The authors retrospectively reviewed cases of aneurysms treated with a PED between the ophthalmic and posterior communicating arteries from 2012 through 2015. The angles of the anterior genu were measured on the lateral projections of cerebral angiograms obtained before and after treatment with a PED. The angles of the anterior genu of patients without aneurysms were used as normal controls.
Thirty-eight patients were identified who had been treated with a PED; 34 (89.5%) had complete obliteration and 4 (10.5%) had persistence of their aneurysm at last follow-up (mean 11.3 months). After treatment, 32 patients had an increase, 3 had a decrease, and 3 had no change in the angle of the anterior genu. The average measured angle of the anterior genu was 36.7° before treatment and 44.3° after treatment (p < 0.0001). The average angle of the anterior genu of control patients was 43.32° (vs 36.7° for the preoperative angle in the patients with aneurysms, p < 0.057). The average change in the angle of patients with postoperative Raymond scores of 1 was 9.10°, as compared with 1.25° in patients with postoperative Raymond scores > 1 (p < 0.001).
Treatment with a PED significantly changes the angle of the anterior genu. An average change of 9.1° was associated with complete obliteration of treated aneurysms. These findings have important implications for the treatment and management of cerebral aneurysm.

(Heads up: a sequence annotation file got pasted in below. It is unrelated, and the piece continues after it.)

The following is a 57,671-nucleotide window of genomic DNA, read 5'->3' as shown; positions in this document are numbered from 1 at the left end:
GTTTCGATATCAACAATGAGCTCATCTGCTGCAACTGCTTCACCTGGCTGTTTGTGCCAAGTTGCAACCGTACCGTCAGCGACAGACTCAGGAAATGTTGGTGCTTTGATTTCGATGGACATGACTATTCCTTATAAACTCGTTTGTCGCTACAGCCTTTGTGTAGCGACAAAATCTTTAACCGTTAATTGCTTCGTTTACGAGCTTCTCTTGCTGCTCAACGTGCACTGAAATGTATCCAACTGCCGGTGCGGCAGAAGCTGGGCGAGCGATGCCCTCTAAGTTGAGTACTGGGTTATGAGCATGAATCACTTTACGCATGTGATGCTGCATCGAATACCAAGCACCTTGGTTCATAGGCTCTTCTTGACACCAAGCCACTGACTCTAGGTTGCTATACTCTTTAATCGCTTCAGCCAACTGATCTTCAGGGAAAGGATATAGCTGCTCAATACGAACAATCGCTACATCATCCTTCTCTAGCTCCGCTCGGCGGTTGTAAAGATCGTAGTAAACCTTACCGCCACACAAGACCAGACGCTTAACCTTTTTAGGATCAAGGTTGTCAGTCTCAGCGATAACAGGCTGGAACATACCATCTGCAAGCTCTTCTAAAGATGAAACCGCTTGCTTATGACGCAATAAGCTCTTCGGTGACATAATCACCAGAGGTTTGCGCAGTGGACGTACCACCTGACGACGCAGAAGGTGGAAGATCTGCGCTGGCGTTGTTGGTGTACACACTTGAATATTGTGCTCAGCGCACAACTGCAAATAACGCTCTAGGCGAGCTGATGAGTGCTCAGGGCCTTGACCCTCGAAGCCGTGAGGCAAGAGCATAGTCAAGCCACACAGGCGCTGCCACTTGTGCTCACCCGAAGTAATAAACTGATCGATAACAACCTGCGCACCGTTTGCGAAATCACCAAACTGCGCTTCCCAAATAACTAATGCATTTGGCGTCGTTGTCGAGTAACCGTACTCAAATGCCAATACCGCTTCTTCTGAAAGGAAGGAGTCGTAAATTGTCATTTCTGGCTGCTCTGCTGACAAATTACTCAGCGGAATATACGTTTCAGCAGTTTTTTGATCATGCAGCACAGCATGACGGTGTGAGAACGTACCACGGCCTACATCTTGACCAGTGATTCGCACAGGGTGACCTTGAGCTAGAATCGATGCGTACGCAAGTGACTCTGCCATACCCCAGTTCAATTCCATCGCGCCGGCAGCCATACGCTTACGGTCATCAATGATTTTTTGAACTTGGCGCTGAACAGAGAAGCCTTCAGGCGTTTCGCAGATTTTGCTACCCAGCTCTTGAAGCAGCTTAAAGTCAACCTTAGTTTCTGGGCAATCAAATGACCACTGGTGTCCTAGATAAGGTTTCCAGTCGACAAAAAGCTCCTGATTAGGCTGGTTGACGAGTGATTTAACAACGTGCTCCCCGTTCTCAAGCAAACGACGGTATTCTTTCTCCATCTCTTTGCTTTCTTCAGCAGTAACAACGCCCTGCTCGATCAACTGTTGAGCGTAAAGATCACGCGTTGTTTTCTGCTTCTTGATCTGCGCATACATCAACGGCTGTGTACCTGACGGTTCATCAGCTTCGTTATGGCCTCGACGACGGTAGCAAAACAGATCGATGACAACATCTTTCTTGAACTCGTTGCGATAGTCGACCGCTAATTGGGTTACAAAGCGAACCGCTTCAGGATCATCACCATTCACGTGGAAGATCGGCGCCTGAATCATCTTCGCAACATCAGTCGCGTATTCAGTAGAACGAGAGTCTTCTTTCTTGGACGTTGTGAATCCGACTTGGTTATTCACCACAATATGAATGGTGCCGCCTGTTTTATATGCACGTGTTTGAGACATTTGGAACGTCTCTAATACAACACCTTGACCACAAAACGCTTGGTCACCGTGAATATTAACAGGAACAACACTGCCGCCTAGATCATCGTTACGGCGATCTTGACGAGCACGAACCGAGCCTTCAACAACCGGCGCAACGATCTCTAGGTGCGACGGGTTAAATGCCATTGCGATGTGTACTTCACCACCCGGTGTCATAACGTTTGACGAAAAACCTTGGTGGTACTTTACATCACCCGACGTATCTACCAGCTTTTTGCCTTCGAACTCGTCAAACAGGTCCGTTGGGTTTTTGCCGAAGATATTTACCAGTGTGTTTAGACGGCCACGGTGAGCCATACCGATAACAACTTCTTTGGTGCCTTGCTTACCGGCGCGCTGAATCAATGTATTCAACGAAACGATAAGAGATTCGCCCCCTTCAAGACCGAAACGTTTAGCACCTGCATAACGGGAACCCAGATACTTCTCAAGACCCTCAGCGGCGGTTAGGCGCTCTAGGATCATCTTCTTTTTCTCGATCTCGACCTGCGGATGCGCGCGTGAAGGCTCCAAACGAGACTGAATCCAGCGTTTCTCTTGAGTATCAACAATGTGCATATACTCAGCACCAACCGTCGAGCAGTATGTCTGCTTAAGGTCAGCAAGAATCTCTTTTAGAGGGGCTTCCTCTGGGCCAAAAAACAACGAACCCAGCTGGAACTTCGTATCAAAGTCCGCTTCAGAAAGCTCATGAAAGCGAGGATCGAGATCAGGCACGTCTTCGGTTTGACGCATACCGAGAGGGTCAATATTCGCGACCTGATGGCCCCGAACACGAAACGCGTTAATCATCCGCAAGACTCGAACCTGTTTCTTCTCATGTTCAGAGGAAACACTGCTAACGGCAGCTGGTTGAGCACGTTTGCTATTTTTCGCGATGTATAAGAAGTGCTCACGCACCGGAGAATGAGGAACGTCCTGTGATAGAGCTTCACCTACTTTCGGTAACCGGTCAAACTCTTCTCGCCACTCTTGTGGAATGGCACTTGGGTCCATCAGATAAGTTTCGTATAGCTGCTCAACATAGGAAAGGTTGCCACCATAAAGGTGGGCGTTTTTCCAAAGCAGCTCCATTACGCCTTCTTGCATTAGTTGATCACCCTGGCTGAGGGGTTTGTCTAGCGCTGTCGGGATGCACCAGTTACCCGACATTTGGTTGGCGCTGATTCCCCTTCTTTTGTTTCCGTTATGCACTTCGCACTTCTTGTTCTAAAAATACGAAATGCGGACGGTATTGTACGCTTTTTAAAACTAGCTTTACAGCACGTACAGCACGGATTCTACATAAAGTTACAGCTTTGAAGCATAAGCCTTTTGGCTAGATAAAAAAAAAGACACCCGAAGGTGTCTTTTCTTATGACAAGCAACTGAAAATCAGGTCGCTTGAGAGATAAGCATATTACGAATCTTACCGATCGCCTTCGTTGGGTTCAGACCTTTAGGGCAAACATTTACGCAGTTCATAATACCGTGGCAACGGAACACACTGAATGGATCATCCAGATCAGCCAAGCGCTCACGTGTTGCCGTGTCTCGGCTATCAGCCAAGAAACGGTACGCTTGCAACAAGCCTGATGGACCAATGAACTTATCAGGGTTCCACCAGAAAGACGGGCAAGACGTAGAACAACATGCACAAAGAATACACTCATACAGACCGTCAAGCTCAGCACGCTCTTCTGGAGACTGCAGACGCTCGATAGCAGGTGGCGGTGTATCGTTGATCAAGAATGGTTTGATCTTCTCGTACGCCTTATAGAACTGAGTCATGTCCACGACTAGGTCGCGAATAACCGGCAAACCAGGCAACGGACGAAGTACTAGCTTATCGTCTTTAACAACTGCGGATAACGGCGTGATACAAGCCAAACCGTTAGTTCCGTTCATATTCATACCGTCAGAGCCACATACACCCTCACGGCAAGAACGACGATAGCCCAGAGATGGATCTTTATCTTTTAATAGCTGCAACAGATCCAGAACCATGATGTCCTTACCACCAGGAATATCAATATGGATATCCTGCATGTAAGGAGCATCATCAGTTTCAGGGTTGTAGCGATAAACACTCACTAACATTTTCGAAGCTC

Yair M. Gozal, Erinç Aktüre, Vijay M. Ravindra, Jonathan P. Scoville, Randy L. Jensen, William T. Couldwell and Philipp Taussky
The absence of a commonly accepted standardized classification system for complication reporting confounds the recognition, objective reporting, management, and avoidance of perioperative adverse events. In the past decade, several classification systems have been proposed for use in neurosurgery, but these generally focus on tallying specific complications and grading their effect on patient morbidity. Herein, the authors propose and prospectively validate a new neurosurgical complication classification based on understanding the underlying causes of the adverse events.
A new complication classification system was devised based on the authors’ previous work on morbidity in endovascular surgery. Adverse events were prospectively compiled for all neurosurgical procedures performed at their tertiary care academic medical center over the course of 1 year into 5 subgroups: 1) indication errors; 2) procedural errors; 3) technical errors; 4) judgment errors; and 5) critical events. The complications were presented at the monthly institutional Morbidity and Mortality conference where, following extensive discussion, they were assigned to one of the 5 subgroups. Additional subgroup analyses by neurosurgical subspecialty were also performed.
A total of 115 neurosurgical complications were observed and analyzed during the study period. Of these, nearly half were critical events, while technical errors accounted for approximately one-third of all complications. Within neurosurgical subspecialties, vascular neurosurgery (36.5%) had the most complications, followed by spine & peripheral nerve (21.7%), neuro-oncology (14.8%), cranial trauma (13.9%), general neurosurgery (12.2%), and functional neurosurgery (0.9%).
The authors’ novel neurosurgical complication classification system was successfully implemented in a prospective manner at their high-volume tertiary medical center. By employing the well-established Morbidity and Mortality conference mechanism, this simple system may be easily applied at other neurosurgical centers and may allow for uniform analyses of perioperative morbidity and the introduction of corrective initiatives.